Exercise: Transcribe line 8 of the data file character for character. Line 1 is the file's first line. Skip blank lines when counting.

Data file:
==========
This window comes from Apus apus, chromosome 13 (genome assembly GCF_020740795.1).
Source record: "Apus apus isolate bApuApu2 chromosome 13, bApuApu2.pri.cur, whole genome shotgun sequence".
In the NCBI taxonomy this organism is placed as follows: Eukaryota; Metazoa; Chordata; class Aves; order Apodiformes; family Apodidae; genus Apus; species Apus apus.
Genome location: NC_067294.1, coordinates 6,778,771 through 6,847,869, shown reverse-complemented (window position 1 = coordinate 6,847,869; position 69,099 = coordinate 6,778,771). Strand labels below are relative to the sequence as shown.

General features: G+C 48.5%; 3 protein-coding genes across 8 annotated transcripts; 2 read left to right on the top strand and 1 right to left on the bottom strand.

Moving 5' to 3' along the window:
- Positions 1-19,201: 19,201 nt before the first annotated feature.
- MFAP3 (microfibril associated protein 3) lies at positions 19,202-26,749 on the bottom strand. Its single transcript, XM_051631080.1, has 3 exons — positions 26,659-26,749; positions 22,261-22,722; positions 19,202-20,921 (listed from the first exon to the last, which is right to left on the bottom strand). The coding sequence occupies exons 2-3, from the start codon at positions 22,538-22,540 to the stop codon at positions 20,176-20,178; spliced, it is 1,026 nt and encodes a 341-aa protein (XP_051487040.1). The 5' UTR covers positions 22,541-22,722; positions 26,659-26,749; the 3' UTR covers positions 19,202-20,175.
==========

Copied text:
- MFAP3 (microfibril associated protein 3) lies at positions 19,202-26,749 on the bottom strand. Its single transcript, XM_051631080.1, has 3 exons — positions 26,659-26,749; positions 22,261-22,722; positions 19,202-20,921 (listed from the first exon to the last, which is right to left on the bottom strand). The coding sequence occupies exons 2-3, from the start codon at positions 22,538-22,540 to the stop codon at positions 20,176-20,178; spliced, it is 1,026 nt and encodes a 341-aa protein (XP_051487040.1). The 5' UTR covers positions 22,541-22,722; positions 26,659-26,749; the 3' UTR covers positions 19,202-20,175.